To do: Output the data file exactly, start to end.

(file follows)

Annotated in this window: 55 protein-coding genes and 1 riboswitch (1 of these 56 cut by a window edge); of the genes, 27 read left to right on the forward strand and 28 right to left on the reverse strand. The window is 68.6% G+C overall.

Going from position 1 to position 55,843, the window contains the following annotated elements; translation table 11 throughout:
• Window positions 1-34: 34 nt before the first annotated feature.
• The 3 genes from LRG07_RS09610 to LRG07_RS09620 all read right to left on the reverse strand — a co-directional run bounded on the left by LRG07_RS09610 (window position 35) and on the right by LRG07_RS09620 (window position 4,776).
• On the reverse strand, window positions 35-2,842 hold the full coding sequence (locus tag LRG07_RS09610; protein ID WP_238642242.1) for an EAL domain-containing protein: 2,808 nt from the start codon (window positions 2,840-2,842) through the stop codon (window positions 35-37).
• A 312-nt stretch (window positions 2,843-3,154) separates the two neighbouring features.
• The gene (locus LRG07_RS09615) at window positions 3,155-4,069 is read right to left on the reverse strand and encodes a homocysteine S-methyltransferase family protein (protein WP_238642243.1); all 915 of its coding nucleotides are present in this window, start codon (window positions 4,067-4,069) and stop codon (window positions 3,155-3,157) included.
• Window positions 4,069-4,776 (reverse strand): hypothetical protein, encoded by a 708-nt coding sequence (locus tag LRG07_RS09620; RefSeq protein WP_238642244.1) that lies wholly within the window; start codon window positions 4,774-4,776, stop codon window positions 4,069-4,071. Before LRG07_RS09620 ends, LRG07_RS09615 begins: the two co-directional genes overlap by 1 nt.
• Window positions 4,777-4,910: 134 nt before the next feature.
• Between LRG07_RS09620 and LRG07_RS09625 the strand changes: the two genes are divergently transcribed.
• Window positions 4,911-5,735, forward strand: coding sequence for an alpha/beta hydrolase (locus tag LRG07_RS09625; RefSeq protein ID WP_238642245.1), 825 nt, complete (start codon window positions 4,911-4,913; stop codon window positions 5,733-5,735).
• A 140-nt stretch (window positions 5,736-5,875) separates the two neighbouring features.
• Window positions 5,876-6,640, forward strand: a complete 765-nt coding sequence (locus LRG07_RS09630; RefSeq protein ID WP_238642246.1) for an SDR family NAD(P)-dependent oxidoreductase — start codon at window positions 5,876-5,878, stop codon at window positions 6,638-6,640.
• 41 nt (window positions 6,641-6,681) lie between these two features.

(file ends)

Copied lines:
Annotated in this window: 55 protein-coding genes and 1 riboswitch (1 of these 56 cut by a window edge); of the genes, 27 read left to right on the forward strand and 28 right to left on the reverse strand. The window is 68.6% G+C overall.

Going from position 1 to position 55,843, the window contains the following annotated elements; translation table 11 throughout:
• Window positions 1-34: 34 nt before the first annotated feature.
• The 3 genes from LRG07_RS09610 to LRG07_RS09620 all read right to left on the reverse strand — a co-directional run bounded on the left by LRG07_RS09610 (window position 35) and on the right by LRG07_RS09620 (window position 4,776).
• On the reverse strand, window positions 35-2,842 hold the full coding sequence (locus tag LRG07_RS09610; protein ID WP_238642242.1) for an EAL domain-containing protein: 2,808 nt from the start codon (window positions 2,840-2,842) through the stop codon (window positions 35-37).
• A 312-nt stretch (window positions 2,843-3,154) separates the two neighbouring features.
• The gene (locus LRG07_RS09615) at window positions 3,155-4,069 is read right to left on the reverse strand and encodes a homocysteine S-methyltransferase family protein (protein WP_238642243.1); all 915 of its coding nucleotides are present in this window, start codon (window positions 4,067-4,069) and stop codon (window positions 3,155-3,157) included.
• Window positions 4,069-4,776 (reverse strand): hypothetical protein, encoded by a 708-nt coding sequence (locus tag LRG07_RS09620; RefSeq protein WP_238642244.1) that lies wholly within the window; start codon window positions 4,774-4,776, stop codon window positions 4,069-4,071. Before LRG07_RS09620 ends, LRG07_RS09615 begins: the two co-directional genes overlap by 1 nt.
• Window positions 4,777-4,910: 134 nt before the next feature.
• Between LRG07_RS09620 and LRG07_RS09625 the strand changes: the two genes are divergently transcribed.
• Window positions 4,911-5,735, forward strand: coding sequence for an alpha/beta hydrolase (locus tag LRG07_RS09625; RefSeq protein ID WP_238642245.1), 825 nt, complete (start codon window positions 4,911-4,913; stop codon window positions 5,733-5,735).
• A 140-nt stretch (window positions 5,736-5,875) separates the two neighbouring features.
• Window positions 5,876-6,640, forward strand: a complete 765-nt coding sequence (locus LRG07_RS09630; RefSeq protein ID WP_238642246.1) for an SDR family NAD(P)-dependent oxidoreductase — start codon at window positions 5,876-5,878, stop codon at window positions 6,638-6,640.
• 41 nt (window positions 6,641-6,681) lie between these two features.